BY: Annmarie Stepancic
Between 2010 and 2012, the NYPDreported 1,624,419 stops in New York City. Of those stops, slightly over 6%, or 101,688 stops, resulted in an arrest. Another 6% resulted in a summons. So – what do these statistics mean? Well, on the one hand, these statistics seem to suggest an effort to reduce the crime rate, particularly in high crime areas. This is the interpretation we hear and read about in the news as we go about our day-to-day routines. On the other hand, these statistics suggest that the stop and frisk policy is ineffective. According to the NYPD data, stops do not yield any significant results approximately 88% of the time. We rarely, if ever, study this interpretation of the statistics. I would like to suggest that it is this interpretation – the 88% view – on which we as a society should focus our attention.
A few disclosures before I continue. I am in no way suggesting that the NYPD is wrong 88% of the time or that the entire stop and frisk policy should be eradicated. It is important to understand that not every stop and frisk will result in an arrest or summons, and I am not trying to suggest that it should. Moreover, in a post-9/11 world, it is imperative for our police officers – the men and women who vow to serve and protect us each day – to have the ability to stop and frisk any individual the officers reasonably suspect of criminal activity. However, I think and hope we can do better than futile stops 88% of the time.
I think the biggest reason stops are unsuccessful 88% of the time is because there is no clear standard for conducting a stop and frisk. In Terry v. Ohio, the Supreme Court established reasonable suspicion as the standard for a stop and frisk. Terry v. Ohio, 392 U.S. 1 (1968). According to the reasonable suspicion standard, a police officer may stop an individual that the police officer reasonably suspects has committed, is committing, or is about to commit a crime. After an individual is stopped, the police officer may frisk the individual for police safety. But what exactly constitutes reasonable suspicion? The answer: your guess is as good as mine.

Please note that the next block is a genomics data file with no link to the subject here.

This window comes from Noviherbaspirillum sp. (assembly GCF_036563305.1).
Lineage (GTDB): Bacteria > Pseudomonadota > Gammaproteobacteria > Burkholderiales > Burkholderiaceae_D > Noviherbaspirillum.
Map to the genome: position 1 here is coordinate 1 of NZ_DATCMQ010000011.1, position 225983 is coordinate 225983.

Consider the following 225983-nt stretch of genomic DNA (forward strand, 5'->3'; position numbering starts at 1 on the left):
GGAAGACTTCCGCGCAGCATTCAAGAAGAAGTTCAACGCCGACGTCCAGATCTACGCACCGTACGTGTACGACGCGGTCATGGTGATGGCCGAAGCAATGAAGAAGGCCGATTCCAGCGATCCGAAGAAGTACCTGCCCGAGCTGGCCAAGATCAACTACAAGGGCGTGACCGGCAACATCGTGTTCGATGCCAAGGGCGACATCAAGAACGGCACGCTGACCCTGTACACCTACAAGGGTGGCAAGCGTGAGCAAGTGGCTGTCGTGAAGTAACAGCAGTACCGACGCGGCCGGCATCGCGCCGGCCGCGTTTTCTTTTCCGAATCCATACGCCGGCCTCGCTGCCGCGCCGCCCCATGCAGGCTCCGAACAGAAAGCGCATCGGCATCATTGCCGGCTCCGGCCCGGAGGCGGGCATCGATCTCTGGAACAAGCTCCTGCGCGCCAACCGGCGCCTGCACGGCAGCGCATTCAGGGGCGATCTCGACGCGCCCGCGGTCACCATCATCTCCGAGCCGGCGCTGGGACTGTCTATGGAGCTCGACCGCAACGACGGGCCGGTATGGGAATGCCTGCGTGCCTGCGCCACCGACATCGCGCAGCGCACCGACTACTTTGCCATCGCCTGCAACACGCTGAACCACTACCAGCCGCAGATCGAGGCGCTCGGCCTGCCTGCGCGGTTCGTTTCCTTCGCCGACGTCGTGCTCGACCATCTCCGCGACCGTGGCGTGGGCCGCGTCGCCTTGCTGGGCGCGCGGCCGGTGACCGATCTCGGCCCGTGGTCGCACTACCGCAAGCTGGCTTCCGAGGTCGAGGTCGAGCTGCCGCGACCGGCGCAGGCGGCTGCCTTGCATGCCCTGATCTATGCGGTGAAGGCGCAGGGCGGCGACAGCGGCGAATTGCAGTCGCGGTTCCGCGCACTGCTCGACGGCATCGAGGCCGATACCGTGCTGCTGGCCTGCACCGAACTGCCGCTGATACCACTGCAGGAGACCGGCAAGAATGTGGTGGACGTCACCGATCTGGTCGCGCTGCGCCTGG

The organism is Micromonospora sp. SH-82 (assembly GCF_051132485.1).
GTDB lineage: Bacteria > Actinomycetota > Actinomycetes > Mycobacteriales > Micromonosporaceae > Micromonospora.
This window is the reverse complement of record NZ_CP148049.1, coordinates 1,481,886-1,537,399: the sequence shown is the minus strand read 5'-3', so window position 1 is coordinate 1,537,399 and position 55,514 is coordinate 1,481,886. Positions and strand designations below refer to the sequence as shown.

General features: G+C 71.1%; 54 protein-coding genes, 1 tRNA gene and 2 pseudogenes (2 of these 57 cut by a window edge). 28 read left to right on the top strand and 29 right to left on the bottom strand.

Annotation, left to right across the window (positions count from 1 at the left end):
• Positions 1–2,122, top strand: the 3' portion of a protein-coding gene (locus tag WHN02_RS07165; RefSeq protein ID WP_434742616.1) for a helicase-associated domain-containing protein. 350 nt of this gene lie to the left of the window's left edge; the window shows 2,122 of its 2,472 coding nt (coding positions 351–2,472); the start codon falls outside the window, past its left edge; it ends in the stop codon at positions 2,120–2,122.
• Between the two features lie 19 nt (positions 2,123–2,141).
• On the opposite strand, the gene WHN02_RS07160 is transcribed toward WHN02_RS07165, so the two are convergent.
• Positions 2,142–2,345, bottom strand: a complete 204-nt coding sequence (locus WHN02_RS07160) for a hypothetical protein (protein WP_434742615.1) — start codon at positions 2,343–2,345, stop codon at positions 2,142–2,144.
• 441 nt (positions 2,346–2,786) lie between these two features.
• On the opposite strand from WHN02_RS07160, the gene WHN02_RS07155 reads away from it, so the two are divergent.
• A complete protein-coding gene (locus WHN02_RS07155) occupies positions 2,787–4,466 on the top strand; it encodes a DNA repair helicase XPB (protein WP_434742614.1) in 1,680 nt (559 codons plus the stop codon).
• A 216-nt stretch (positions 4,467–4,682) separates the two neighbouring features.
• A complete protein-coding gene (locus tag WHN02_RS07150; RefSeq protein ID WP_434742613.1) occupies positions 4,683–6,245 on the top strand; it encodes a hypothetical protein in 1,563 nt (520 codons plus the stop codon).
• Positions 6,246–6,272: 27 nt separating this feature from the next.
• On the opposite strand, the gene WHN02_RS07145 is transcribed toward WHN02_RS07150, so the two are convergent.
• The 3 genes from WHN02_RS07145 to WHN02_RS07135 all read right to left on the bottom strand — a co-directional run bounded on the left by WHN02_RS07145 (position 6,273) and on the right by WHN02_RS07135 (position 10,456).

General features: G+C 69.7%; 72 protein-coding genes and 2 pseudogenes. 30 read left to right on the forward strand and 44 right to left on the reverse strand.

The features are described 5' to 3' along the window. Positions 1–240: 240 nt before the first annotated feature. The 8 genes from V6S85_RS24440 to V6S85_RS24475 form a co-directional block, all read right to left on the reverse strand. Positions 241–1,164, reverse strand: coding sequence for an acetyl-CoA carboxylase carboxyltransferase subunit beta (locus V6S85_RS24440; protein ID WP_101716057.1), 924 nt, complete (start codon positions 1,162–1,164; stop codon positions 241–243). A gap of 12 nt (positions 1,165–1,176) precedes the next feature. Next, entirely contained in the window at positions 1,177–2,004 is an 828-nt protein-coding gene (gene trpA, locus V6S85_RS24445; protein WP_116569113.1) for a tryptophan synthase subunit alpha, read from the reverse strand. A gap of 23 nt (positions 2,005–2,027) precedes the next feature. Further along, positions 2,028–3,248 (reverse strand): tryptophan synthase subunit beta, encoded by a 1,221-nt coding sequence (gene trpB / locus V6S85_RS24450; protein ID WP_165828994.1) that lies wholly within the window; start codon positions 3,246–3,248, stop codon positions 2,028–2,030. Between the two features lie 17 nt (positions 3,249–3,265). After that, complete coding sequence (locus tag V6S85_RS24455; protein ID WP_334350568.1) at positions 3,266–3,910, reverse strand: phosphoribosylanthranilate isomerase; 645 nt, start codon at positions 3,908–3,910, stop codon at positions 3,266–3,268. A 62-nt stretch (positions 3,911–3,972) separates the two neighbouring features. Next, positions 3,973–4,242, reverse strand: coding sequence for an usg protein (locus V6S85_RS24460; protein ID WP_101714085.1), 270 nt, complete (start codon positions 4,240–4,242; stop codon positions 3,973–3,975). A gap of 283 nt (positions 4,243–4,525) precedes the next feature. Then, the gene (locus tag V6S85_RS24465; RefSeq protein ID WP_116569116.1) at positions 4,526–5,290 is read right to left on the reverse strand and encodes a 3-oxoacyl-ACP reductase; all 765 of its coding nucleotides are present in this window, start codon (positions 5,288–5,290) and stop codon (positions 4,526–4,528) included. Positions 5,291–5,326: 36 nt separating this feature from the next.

While recognizing the right against an unreasonable stop and frisk, the Warren Court failed to define the reasonable suspicion required, and subsequent congresses and legislatures have not done the job. To date, scholars have helped by defining reasonable suspicion to include, at a minimum, more than an individual’s hunch and to require specific facts that led the officer to reasonably believe that the individual has engaged will engage, or is engaging in criminal activity. These definitions, while helpful, still fall short in defining what exactly constitutes reasonable suspicion either for the courts or the police officer on the street. I understand that we live in a world of uncertainty, but that does not mean that we are to conduct our policing policies with the same uncertainty. The stakes – constitutional rights – are simply too high.
The constitutional rights of hundreds of thousands of Americans are violated on an unprecedented scale because of illegal stops and frisks. A report published by the Center for Constitutional Rights in December 2012 found that
based on the information recorded on NYPD stop-and-frisk forms by police officers themselves, more than 95,000 stops lacked reasonable articulable suspicion and therefore violated the Fourth Amendment’s prohibition on unreasonable searches and seizures.
Unconstitutional stops and frisks not only violate the constitutional rights of our fellow Americans, but also undercut the legitimacy of police officers. Illegal stops and frisks strain and, in many instances, destroy the very police-community relationships that could assist in the capture of the bad guys.